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I'm Too Barky for My Hat. What Do You Think About That?

To get the right shot you need your model to be in the zone. You need to have your dog concentrating and focused. Basically, you need your dog to be exhibiting model behaviour. Easier said than done, right?

Well, it doesn’t have to be. Here are six tips on getting the perfect photo of your dog, just in time for Christmas!

1. Works like a treat!

Nothing like some good old fashioned bribery to get your dog to do what you want. Sounds easy enough, but trust us when we say there's more to it than just waving a treat around. Sweeten your pup up first by giving him a few small treats - comfortable and happy is the goal! Once he knows you have the treats and that you're freely giving them out, keep them in your hand and near your camera while you start to photograph.

Another option is taping the treat to the top of your camera - this way your pup's eyes will always be towards the lens! ('Course if you think your pooch might lunge for it, be cautious!)

2. Relax! Please do it!

Before the shoot, take your pup to the park or for a walk; they'll be in a more relaxed and comfortable mood. If pup's not in a sprinting mood, throw a toy around to get him active. Bring him back to the spot you want to photograph. Chances are that your little model will be able to hold their pose long as it’s not a hard to hold pose that is! Don’t think a dog can hold “The Thinker” pose for long.

3. Come on puppy; light my fire!

When it comes to pets, lighting is important. It is not recommended to use the flash because it distracts animals easily, especially dogs; it even frighten them too! Flashes also create that spooky red-eye effect and while you could photoshop this out, it's best avoided. The only real exception is when you're photographing a dog with very dark or black fur, as the black or dark fur tends to absorb light and flash can add detail.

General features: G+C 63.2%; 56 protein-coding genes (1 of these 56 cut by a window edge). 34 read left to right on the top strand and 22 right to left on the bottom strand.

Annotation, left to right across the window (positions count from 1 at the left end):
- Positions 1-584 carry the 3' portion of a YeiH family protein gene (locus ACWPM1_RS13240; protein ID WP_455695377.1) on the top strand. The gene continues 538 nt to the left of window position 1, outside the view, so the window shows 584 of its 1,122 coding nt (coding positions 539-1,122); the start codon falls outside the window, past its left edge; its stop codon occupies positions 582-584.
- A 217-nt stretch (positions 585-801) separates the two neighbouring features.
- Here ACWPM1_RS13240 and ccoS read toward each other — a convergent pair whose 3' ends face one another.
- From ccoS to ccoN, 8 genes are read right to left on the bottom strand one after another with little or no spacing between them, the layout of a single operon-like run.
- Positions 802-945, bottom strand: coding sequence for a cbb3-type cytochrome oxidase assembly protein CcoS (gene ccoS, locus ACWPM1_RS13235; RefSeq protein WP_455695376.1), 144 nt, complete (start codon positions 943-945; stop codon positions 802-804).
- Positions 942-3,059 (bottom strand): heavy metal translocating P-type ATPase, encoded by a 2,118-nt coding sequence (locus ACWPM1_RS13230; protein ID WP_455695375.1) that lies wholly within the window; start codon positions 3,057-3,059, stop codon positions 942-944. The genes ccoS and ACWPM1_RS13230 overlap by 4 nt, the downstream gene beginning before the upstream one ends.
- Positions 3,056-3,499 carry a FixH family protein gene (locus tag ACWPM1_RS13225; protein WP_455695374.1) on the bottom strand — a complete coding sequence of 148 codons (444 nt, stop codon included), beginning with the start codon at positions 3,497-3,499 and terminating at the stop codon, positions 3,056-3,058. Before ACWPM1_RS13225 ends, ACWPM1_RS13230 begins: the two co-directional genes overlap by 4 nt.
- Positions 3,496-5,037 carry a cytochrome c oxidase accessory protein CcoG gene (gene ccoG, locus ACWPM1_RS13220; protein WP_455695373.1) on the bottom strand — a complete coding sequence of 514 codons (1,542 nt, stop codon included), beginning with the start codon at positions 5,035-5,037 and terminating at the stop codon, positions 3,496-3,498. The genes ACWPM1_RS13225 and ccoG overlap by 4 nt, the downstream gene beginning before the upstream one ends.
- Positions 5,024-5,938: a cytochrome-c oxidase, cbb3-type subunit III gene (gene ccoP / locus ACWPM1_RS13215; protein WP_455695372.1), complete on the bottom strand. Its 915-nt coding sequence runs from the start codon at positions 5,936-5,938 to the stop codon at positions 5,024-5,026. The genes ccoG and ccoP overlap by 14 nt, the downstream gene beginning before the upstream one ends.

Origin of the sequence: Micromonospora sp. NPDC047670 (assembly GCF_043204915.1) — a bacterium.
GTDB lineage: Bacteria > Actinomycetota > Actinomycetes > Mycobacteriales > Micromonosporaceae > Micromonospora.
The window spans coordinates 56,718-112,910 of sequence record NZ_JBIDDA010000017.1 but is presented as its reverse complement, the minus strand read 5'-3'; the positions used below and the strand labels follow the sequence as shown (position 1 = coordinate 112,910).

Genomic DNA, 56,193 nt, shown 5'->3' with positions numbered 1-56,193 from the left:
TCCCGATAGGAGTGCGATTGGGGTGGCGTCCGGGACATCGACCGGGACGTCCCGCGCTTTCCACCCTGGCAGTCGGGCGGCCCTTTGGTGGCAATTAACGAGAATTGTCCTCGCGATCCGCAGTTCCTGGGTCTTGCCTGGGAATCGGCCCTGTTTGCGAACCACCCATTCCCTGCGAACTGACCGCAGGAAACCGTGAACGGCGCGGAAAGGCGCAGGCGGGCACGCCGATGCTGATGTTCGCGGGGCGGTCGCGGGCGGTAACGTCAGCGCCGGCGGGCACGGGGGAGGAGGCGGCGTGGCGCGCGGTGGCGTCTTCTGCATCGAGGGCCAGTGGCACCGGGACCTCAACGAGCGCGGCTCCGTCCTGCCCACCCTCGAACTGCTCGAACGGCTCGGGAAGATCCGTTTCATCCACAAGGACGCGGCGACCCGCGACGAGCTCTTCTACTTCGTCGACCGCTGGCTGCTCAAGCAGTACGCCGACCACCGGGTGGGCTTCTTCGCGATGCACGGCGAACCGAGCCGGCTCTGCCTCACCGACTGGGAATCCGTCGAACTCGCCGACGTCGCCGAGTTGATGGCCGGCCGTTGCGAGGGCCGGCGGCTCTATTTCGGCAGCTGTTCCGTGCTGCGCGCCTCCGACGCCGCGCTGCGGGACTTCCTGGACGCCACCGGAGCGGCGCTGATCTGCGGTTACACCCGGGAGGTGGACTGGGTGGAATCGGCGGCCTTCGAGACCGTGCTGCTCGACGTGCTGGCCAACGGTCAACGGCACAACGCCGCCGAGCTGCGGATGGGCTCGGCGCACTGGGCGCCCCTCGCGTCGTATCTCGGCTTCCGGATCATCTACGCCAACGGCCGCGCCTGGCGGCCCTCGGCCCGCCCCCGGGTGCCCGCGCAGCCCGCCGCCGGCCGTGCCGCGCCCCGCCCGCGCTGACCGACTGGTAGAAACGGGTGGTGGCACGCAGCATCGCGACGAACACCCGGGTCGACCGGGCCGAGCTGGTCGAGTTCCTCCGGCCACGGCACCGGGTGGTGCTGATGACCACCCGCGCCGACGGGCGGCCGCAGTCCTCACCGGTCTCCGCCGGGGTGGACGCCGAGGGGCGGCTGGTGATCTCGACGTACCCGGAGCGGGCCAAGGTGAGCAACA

4. I’m ready for my close up, Mr. Beagle!

Get in close. Dogs come in all shapes and sizes but in most cases, they're smaller or shorter than you (unless you are quite short and you own a Great Dane!). Ss a result our pups tend to end up getting a little lost in photos unless you make an effort to get up close to them. Of course, getting close is not always easy, especially if you have a dog that likes to move around, but it’s worth making the effort as their personality and unique details can be captured by an up-close-and-personal photo; it can really lift a photo to a new level.

5. Costume change!

First off, get your dog used to wearing things. As long as you use positive reinforcement and experiment with simple items of clothing first you should be able to get your dog to wear a Christmas costume in no time.

As with any item of clothing, it might take several days or several months before your dog is comfortable with wearing a costume. It all depends on your dog.

And for everyone’s sake, if your dog just doesn’t like wearing the costume you bought or made for him, don’t force them to wear it. Doing so will really stress out your dog and won’t be fun for anybody around.

And remember: Don't have a nonstop photo shot. Take a break, have a play, and enjoy a treat! Both of you


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